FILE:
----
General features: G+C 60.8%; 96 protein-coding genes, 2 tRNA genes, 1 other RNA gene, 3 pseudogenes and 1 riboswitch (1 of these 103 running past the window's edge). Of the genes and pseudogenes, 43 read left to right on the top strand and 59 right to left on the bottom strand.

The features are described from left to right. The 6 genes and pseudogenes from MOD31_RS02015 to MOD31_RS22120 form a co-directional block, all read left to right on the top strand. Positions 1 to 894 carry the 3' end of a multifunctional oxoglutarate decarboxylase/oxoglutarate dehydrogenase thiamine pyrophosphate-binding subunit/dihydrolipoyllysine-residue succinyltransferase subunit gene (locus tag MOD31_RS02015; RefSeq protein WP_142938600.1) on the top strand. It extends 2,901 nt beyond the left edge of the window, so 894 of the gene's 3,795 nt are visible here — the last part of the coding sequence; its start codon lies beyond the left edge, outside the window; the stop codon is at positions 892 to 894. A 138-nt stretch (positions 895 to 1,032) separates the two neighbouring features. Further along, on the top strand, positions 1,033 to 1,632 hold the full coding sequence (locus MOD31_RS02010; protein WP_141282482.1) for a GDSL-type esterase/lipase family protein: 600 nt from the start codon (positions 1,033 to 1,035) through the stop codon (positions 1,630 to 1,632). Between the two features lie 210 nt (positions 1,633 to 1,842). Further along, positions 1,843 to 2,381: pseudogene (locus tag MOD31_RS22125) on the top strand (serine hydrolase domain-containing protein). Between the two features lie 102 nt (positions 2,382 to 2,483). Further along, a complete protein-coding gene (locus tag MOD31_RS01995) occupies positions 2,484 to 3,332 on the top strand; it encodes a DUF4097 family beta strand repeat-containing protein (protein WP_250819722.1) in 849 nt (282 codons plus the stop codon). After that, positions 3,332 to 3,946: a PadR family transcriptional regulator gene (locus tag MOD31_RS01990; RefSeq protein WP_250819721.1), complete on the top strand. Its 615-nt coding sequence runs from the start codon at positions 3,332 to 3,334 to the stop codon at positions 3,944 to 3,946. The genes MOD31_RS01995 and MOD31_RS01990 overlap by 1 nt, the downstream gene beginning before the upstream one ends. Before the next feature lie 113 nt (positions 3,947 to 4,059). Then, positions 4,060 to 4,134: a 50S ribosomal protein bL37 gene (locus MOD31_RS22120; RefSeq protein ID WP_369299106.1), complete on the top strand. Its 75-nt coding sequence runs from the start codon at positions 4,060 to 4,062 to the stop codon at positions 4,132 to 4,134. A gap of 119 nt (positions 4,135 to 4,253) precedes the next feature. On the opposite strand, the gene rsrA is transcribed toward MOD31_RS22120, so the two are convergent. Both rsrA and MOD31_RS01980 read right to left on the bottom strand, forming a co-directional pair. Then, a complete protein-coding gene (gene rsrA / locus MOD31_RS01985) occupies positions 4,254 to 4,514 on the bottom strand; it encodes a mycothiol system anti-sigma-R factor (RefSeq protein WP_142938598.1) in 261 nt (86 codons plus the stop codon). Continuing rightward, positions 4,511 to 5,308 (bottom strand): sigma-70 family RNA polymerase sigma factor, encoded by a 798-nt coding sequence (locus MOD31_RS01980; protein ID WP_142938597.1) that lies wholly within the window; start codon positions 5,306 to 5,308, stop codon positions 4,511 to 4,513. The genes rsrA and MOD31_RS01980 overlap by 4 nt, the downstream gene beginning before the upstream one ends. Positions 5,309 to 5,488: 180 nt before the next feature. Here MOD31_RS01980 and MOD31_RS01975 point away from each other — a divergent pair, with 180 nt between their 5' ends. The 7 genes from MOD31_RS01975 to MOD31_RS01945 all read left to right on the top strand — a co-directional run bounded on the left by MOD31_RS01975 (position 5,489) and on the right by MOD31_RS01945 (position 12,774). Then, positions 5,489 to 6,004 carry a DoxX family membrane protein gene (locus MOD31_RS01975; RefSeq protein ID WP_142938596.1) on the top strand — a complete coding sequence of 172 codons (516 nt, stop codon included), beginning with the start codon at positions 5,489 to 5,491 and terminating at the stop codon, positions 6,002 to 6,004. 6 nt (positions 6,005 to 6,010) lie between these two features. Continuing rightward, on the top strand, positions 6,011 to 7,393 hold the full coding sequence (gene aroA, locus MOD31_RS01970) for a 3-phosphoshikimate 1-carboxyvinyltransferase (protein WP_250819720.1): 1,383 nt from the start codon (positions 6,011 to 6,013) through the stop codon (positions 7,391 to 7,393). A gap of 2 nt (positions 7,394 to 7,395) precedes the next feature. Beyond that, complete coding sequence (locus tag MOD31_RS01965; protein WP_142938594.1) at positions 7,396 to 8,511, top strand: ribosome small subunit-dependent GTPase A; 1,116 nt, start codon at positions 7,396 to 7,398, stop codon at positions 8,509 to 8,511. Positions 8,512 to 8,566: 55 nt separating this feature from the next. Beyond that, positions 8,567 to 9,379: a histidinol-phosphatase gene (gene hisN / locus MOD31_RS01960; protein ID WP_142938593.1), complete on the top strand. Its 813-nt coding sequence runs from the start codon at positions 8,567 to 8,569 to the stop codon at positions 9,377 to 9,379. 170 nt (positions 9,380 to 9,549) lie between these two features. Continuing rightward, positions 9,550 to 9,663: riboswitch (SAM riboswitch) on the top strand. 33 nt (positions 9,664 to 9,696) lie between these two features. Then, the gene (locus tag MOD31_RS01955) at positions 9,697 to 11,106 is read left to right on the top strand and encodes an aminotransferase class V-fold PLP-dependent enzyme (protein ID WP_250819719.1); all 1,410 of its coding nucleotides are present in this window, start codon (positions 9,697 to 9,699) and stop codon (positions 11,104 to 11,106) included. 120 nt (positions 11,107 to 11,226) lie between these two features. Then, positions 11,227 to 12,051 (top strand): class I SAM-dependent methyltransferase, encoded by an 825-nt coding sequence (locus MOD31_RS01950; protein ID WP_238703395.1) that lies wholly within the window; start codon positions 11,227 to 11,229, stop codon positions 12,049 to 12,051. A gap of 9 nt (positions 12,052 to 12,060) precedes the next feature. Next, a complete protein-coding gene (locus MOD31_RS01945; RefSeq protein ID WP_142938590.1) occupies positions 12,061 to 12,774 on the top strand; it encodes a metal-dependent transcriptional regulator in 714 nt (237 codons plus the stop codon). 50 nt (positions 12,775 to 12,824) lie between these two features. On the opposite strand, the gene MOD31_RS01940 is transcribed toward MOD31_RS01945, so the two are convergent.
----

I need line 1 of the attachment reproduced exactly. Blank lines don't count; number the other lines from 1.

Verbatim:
General features: G+C 60.8%; 96 protein-coding genes, 2 tRNA genes, 1 other RNA gene, 3 pseudogenes and 1 riboswitch (1 of these 103 running past the window's edge). Of the genes and pseudogenes, 43 read left to right on the top strand and 59 right to left on the bottom strand.